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Originally published February 19, 2012 at 6:47 PM | Page modified February 19, 2012 at 6:59 PM

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Search for answers about 'Big Miracle' whales

Hardly anyone is unaware of the plight of the three gray whales that were stranded under the ice near Barrow, Alaska, in 1988, but less known is the precise fate of the whale that didn't make it; it disappeared under the ice as rescuers battled to rescue the remaining two.

Los Angeles Times

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new twist to the "real story," at least as to the death of the baby whale: Gr... MORE

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SEATTLE — Hardly anyone is unaware of the plight of the three gray whales that were stranded under the ice near Barrow, Alaska, in 1988 — especially since the release of a new movie, "Big Miracle," which documents the two-week international effort to save them.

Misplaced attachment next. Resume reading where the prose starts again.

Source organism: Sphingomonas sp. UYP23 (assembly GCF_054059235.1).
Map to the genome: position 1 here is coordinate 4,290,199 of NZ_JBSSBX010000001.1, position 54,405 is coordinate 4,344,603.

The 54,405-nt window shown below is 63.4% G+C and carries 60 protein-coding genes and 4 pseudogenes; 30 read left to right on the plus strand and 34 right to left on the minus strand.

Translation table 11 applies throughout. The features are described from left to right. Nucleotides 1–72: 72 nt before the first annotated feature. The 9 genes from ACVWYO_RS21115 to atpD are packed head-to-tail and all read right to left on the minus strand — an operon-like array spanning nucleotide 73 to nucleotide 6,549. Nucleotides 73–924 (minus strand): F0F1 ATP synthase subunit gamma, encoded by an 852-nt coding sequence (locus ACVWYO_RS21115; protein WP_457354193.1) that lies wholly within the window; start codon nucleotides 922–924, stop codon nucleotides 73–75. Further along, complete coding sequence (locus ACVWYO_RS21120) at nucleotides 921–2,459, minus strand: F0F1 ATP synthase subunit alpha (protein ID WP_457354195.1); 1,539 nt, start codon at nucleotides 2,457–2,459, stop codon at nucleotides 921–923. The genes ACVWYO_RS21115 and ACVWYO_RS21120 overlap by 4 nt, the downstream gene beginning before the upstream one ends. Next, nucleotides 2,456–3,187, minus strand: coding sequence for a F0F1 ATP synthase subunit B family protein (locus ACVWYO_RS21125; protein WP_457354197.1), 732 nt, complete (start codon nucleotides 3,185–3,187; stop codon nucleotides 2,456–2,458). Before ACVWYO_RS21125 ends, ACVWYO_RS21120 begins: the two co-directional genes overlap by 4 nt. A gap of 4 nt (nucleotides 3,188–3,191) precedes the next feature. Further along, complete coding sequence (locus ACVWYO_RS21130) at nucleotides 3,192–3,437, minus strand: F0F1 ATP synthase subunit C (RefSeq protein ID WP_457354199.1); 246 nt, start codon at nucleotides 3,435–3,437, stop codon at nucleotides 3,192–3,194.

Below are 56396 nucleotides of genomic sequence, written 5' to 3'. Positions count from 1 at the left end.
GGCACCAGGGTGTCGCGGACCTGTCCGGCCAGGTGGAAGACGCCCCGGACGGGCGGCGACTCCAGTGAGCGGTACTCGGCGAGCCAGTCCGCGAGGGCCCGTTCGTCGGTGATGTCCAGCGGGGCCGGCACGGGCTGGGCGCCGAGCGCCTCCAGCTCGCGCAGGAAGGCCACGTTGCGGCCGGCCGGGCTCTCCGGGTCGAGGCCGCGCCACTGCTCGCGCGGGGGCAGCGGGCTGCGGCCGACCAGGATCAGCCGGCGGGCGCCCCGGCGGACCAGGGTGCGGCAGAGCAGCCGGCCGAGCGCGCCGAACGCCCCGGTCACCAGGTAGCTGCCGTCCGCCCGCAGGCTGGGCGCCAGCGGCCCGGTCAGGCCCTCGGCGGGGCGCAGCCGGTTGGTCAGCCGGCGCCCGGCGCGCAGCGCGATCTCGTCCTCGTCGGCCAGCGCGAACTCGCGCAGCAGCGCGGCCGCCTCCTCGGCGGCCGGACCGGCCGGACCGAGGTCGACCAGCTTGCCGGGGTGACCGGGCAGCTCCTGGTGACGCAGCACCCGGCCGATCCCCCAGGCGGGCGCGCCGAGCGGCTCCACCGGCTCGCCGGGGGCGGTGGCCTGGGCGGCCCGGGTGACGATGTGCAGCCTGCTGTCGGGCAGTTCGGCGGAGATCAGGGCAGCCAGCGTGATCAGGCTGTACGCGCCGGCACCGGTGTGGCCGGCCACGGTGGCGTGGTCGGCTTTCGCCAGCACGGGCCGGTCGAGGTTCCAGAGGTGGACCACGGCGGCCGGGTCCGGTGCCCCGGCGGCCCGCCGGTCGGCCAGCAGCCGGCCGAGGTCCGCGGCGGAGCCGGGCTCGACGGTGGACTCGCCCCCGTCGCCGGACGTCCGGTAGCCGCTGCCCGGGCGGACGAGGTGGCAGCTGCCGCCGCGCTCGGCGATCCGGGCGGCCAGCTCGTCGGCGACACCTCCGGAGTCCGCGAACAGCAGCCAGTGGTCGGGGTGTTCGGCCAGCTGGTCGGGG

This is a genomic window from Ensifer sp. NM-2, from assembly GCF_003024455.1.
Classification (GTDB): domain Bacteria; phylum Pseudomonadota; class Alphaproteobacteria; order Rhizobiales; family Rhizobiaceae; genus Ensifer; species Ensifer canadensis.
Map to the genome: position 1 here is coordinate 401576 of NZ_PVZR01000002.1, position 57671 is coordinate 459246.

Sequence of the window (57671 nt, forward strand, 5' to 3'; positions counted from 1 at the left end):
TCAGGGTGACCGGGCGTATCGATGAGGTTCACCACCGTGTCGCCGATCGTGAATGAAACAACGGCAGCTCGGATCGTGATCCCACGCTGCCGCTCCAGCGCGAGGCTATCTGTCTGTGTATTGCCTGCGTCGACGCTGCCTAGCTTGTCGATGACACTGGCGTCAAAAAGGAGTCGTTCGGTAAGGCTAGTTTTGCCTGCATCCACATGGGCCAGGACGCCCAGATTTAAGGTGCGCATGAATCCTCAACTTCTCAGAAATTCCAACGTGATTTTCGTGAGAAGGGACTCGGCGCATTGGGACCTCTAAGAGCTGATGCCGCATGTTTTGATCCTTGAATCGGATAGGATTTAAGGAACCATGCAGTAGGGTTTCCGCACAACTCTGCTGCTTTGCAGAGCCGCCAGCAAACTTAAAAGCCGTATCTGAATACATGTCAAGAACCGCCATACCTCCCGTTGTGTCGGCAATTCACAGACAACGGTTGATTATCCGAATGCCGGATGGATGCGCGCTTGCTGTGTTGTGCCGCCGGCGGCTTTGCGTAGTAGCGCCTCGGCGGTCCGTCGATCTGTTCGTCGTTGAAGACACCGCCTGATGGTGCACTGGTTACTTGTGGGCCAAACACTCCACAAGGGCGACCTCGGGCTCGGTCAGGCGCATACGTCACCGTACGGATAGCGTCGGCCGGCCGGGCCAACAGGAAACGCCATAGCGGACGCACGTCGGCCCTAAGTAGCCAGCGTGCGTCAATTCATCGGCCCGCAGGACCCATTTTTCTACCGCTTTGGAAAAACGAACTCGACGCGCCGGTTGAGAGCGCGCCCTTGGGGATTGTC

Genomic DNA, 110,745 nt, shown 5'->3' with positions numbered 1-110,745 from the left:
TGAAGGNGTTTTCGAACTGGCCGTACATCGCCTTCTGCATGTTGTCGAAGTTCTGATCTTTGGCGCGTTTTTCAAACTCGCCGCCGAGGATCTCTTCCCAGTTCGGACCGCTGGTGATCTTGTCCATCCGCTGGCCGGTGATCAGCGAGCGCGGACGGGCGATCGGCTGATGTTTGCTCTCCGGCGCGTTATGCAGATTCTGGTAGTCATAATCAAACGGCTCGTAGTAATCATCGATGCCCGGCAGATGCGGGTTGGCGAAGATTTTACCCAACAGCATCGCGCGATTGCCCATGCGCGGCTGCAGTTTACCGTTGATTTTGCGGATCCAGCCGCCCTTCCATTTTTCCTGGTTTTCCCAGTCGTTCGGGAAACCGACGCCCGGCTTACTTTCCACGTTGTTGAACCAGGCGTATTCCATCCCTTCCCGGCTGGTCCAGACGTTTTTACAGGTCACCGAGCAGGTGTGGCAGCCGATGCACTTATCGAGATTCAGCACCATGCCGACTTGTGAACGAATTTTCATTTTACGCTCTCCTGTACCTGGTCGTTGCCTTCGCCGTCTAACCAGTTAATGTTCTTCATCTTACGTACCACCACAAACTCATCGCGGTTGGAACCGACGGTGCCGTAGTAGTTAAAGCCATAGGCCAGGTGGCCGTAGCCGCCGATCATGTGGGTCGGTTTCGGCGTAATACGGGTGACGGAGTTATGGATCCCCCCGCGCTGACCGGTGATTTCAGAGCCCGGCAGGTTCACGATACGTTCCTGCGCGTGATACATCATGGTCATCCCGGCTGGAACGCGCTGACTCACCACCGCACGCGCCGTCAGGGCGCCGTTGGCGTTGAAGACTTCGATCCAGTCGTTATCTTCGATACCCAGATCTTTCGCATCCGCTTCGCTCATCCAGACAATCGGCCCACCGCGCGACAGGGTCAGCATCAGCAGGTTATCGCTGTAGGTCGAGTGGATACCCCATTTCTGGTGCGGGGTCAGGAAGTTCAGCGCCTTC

Less known is the precise fate of the whale that didn't make it; it disappeared under the ice as rescuers battled to rescue the remaining two.

But a marine biologist at the National Oceanographic and Atmospheric Administration (NOAA) in Seattle thinks he may know the answer. The young whale, he believes, may have been scared off when someone mistakenly played recordings of killer whales, a sound that would terrify a gray whale, or at least create an urgent desire to leave.

"That would have been a fear thing," said Dave Withrow, who works with the polar ecosystems program at the Alaska Fisheries Science Center.

The revelation casts a bit of a shadow on the otherwise heartwarming rescue effort that brought together oil men, Russian icebreakers, U.S. government officials, eco-activists and whale-hunting Eskimos together in a saga that gripped television viewers around the world — and is gaining new attention by way of the film starring Drew Barrymore and John Krasinski.